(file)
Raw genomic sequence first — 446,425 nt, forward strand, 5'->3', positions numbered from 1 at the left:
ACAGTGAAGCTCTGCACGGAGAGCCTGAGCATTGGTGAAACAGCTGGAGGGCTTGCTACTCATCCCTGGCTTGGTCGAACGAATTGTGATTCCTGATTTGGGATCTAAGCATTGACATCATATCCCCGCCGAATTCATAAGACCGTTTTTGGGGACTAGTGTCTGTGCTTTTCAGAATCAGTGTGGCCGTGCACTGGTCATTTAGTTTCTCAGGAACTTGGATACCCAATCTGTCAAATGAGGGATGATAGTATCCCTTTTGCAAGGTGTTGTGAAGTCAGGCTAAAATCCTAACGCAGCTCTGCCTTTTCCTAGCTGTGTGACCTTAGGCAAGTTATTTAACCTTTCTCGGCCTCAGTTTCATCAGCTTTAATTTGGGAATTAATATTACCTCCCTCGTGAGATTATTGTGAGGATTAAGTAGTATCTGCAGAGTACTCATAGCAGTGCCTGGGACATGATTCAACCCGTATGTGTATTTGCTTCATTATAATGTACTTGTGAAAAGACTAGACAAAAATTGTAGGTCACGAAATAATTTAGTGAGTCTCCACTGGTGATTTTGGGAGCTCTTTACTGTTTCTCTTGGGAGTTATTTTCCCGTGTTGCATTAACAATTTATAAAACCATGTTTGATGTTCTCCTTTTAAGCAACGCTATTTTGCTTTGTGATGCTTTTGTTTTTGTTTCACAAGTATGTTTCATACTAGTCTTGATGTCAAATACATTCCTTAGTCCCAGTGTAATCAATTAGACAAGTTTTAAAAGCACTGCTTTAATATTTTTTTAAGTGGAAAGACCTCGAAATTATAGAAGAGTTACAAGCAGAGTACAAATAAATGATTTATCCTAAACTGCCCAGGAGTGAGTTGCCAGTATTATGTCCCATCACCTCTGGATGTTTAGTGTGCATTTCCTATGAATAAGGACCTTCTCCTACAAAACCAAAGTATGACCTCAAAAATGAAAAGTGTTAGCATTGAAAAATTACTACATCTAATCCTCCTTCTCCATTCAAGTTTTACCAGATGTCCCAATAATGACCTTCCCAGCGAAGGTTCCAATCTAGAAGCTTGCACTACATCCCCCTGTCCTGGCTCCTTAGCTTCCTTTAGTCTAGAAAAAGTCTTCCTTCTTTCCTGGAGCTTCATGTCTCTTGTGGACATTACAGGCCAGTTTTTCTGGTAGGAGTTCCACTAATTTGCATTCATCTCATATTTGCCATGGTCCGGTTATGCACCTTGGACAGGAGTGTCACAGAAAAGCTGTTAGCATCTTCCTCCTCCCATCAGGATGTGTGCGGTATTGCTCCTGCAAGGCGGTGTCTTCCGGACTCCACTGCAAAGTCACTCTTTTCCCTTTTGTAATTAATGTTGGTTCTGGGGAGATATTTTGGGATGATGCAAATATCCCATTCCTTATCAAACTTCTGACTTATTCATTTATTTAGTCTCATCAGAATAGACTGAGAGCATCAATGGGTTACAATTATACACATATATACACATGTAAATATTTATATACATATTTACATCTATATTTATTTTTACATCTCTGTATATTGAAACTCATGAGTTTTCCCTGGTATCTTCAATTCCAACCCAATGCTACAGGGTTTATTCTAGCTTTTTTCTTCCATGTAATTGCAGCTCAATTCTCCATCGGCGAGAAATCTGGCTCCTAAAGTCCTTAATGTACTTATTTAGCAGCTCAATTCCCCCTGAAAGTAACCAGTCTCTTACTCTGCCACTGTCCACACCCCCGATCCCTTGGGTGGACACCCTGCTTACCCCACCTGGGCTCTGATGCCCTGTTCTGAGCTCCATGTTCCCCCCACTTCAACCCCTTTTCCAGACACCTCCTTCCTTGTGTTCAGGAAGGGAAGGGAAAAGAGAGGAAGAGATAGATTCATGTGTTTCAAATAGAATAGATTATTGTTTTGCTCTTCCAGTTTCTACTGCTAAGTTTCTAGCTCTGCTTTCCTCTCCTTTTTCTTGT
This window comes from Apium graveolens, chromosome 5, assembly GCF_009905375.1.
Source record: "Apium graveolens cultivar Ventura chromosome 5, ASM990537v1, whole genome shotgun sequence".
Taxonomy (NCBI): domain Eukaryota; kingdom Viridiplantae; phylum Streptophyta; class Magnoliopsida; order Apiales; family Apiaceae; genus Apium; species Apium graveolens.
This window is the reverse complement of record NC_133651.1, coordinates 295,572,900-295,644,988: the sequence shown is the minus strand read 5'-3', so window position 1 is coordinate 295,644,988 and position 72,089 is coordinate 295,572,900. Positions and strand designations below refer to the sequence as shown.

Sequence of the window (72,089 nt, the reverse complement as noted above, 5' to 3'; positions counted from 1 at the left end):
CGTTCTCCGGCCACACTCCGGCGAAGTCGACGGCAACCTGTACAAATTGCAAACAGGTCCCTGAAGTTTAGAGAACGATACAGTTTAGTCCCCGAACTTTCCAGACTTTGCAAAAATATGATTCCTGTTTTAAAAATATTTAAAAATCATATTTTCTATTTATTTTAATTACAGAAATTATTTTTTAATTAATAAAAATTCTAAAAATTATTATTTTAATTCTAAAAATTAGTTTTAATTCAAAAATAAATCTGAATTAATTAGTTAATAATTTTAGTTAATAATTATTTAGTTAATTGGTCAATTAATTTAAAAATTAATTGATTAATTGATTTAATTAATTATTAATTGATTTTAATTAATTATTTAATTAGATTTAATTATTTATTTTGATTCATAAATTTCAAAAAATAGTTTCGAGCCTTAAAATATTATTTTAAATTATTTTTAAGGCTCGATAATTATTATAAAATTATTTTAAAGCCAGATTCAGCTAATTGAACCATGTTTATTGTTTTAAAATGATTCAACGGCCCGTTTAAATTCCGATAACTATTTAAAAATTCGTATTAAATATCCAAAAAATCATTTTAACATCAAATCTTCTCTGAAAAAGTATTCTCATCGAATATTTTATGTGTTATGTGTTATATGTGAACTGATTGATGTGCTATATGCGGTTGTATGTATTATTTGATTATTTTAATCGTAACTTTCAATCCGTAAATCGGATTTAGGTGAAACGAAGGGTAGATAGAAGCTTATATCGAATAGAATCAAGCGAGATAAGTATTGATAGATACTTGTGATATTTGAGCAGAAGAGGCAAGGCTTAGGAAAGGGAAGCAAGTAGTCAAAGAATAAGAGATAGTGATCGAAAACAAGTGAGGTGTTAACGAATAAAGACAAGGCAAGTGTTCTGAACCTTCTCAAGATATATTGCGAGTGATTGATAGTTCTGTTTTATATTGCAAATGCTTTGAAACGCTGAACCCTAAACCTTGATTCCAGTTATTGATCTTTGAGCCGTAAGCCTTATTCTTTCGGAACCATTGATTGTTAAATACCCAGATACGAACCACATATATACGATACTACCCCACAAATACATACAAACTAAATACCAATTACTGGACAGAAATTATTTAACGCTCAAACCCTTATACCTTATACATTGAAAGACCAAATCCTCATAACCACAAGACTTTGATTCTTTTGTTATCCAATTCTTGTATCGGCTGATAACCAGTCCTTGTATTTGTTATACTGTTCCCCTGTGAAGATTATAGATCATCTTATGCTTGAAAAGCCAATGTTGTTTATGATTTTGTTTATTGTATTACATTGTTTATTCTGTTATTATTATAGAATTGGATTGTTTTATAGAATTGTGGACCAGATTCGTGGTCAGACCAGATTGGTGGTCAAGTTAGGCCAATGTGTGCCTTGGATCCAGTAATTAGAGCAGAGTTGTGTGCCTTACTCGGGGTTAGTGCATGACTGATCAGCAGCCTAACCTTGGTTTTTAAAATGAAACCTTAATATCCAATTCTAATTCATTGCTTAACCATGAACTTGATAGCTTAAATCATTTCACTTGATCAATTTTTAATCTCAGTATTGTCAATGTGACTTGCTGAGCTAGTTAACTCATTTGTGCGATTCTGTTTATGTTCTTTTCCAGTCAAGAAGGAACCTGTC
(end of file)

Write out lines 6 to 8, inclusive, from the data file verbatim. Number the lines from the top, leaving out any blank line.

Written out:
This window is the reverse complement of record NC_133651.1, coordinates 295,572,900-295,644,988: the sequence shown is the minus strand read 5'-3', so window position 1 is coordinate 295,644,988 and position 72,089 is coordinate 295,572,900. Positions and strand designations below refer to the sequence as shown.

Sequence of the window (72,089 nt, the reverse complement as noted above, 5' to 3'; positions counted from 1 at the left end):
CGTTCTCCGGCCACACTCCGGCGAAGTCGACGGCAACCTGTACAAATTGCAAACAGGTCCCTGAAGTTTAGAGAACGATACAGTTTAGTCCCCGAACTTTCCAGACTTTGCAAAAATATGATTCCTGTTTTAAAAATATTTAAAAATCATATTTTCTATTTATTTTAATTACAGAAATTATTTTTTAATTAATAAAAATTCTAAAAATTATTATTTTAATTCTAAAAATTAGTTTTAATTCAAAAATAAATCTGAATTAATTAGTTAATAATTTTAGTTAATAATTATTTAGTTAATTGGTCAATTAATTTAAAAATTAATTGATTAATTGATTTAATTAATTATTAATTGATTTTAATTAATTATTTAATTAGATTTAATTATTTATTTTGATTCATAAATTTCAAAAAATAGTTTCGAGCCTTAAAATATTATTTTAAATTATTTTTAAGGCTCGATAATTATTATAAAATTATTTTAAAGCCAGATTCAGCTAATTGAACCATGTTTATTGTTTTAAAATGATTCAACGGCCCGTTTAAATTCCGATAACTATTTAAAAATTCGTATTAAATATCCAAAAAATCATTTTAACATCAAATCTTCTCTGAAAAAGTATTCTCATCGAATATTTTATGTGTTATGTGTTATATGTGAACTGATTGATGTGCTATATGCGGTTGTATGTATTATTTGATTATTTTAATCGTAACTTTCAATCCGTAAATCGGATTTAGGTGAAACGAAGGGTAGATAGAAGCTTATATCGAATAGAATCAAGCGAGATAAGTATTGATAGATACTTGTGATATTTGAGCAGAAGAGGCAAGGCTTAGGAAAGGGAAGCAAGTAGTCAAAGAATAAGAGATAGTGATCGAAAACAAGTGAGGTGTTAACGAATAAAGACAAGGCAAGTGTTCTGAACCTTCTCAAGATATATTGCGAGTGATTGATAGTTCTGTTTTATATTGCAAATGCTTTGAAACGCTGAACCCTAAACCTTGATTCCAGTTATTGATCTTTGAGCCGTAAGCCTTATTCTTTCGGAACCATTGATTGTTAAATACCCAGATACGAACCACATATATACGATACTACCCCACAAATACATACAAACTAAATACCAATTACTGGACAGAAATTATTTAACGCTCAAACCCTTATACCTTATACATTGAAAGACCAAATCCTCATAACCACAAGACTTTGATTCTTTTGTTATCCAATTCTTGTATCGGCTGATAACCAGTCCTTGTATTTGTTATACTGTTCCCCTGTGAAGATTATAGATCATCTTATGCTTGAAAAGCCAATGTTGTTTATGATTTTGTTTATTGTATTACATTGTTTATTCTGTTATTATTATAGAATTGGATTGTTTTATAGAATTGTGGACCAGATTCGTGGTCAGACCAGATTGGTGGTCAAGTTAGGCCAATGTGTGCCTTGGATCCAGTAATTAGAGCAGAGTTGTGTGCCTTACTCGGGGTTAGTGCATGACTGATCAGCAGCCTAACCTTGGTTTTTAAAATGAAACCTTAATATCCAATTCTAATTCATTGCTTAACCATGAACTTGATAGCTTAAATCATTTCACTTGATCAATTTTTAATCTCAGTATTGTCAATGTGACTTGCTGAGCTAGTTAACTCATTTGTGCGATTCTGTTTATGTTCTTTTCCAGTCAAGAAGGAACCTGTC